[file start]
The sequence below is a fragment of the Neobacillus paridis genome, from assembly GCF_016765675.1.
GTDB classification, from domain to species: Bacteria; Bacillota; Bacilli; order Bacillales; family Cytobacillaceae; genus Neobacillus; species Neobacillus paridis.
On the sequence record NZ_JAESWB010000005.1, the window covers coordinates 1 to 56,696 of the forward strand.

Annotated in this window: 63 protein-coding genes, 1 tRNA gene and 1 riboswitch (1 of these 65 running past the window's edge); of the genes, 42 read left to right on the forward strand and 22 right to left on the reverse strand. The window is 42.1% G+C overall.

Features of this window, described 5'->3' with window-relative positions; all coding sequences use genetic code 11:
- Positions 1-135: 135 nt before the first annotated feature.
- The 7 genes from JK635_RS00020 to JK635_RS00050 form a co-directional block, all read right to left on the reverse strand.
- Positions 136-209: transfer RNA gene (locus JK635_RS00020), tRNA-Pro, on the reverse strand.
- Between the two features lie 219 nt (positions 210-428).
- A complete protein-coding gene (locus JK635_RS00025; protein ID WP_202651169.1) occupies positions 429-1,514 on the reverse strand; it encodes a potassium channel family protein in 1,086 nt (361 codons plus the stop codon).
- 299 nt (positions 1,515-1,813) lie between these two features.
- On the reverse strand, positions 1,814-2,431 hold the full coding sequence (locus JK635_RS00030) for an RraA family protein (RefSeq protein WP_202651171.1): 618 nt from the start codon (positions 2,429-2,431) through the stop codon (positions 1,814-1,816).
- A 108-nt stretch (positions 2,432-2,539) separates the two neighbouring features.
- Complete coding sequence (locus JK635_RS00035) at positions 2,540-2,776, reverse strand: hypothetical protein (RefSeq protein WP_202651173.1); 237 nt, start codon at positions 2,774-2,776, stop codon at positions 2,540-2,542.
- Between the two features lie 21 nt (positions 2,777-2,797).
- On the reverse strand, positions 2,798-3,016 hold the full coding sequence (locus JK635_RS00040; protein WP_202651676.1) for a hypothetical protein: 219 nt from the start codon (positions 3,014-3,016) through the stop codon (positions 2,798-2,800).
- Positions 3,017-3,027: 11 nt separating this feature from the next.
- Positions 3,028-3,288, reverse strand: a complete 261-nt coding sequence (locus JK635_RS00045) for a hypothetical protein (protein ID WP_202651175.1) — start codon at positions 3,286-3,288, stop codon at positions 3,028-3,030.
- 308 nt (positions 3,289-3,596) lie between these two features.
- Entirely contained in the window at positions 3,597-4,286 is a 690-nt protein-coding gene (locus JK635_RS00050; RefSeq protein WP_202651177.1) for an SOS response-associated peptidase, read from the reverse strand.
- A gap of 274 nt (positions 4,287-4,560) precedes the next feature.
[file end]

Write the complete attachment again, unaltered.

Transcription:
The sequence below is a fragment of the Neobacillus paridis genome, from assembly GCF_016765675.1.
GTDB classification, from domain to species: Bacteria; Bacillota; Bacilli; order Bacillales; family Cytobacillaceae; genus Neobacillus; species Neobacillus paridis.
On the sequence record NZ_JAESWB010000005.1, the window covers coordinates 1 to 56,696 of the forward strand.

Annotated in this window: 63 protein-coding genes, 1 tRNA gene and 1 riboswitch (1 of these 65 running past the window's edge); of the genes, 42 read left to right on the forward strand and 22 right to left on the reverse strand. The window is 42.1% G+C overall.

Features of this window, described 5'->3' with window-relative positions; all coding sequences use genetic code 11:
- Positions 1-135: 135 nt before the first annotated feature.
- The 7 genes from JK635_RS00020 to JK635_RS00050 form a co-directional block, all read right to left on the reverse strand.
- Positions 136-209: transfer RNA gene (locus JK635_RS00020), tRNA-Pro, on the reverse strand.
- Between the two features lie 219 nt (positions 210-428).
- A complete protein-coding gene (locus JK635_RS00025; protein ID WP_202651169.1) occupies positions 429-1,514 on the reverse strand; it encodes a potassium channel family protein in 1,086 nt (361 codons plus the stop codon).
- 299 nt (positions 1,515-1,813) lie between these two features.
- On the reverse strand, positions 1,814-2,431 hold the full coding sequence (locus JK635_RS00030) for an RraA family protein (RefSeq protein WP_202651171.1): 618 nt from the start codon (positions 2,429-2,431) through the stop codon (positions 1,814-1,816).
- A 108-nt stretch (positions 2,432-2,539) separates the two neighbouring features.
- Complete coding sequence (locus JK635_RS00035) at positions 2,540-2,776, reverse strand: hypothetical protein (RefSeq protein WP_202651173.1); 237 nt, start codon at positions 2,774-2,776, stop codon at positions 2,540-2,542.
- Between the two features lie 21 nt (positions 2,777-2,797).
- On the reverse strand, positions 2,798-3,016 hold the full coding sequence (locus JK635_RS00040; protein WP_202651676.1) for a hypothetical protein: 219 nt from the start codon (positions 3,014-3,016) through the stop codon (positions 2,798-2,800).
- Positions 3,017-3,027: 11 nt separating this feature from the next.
- Positions 3,028-3,288, reverse strand: a complete 261-nt coding sequence (locus JK635_RS00045) for a hypothetical protein (protein ID WP_202651175.1) — start codon at positions 3,286-3,288, stop codon at positions 3,028-3,030.
- 308 nt (positions 3,289-3,596) lie between these two features.
- Entirely contained in the window at positions 3,597-4,286 is a 690-nt protein-coding gene (locus JK635_RS00050; RefSeq protein WP_202651177.1) for an SOS response-associated peptidase, read from the reverse strand.
- A gap of 274 nt (positions 4,287-4,560) precedes the next feature.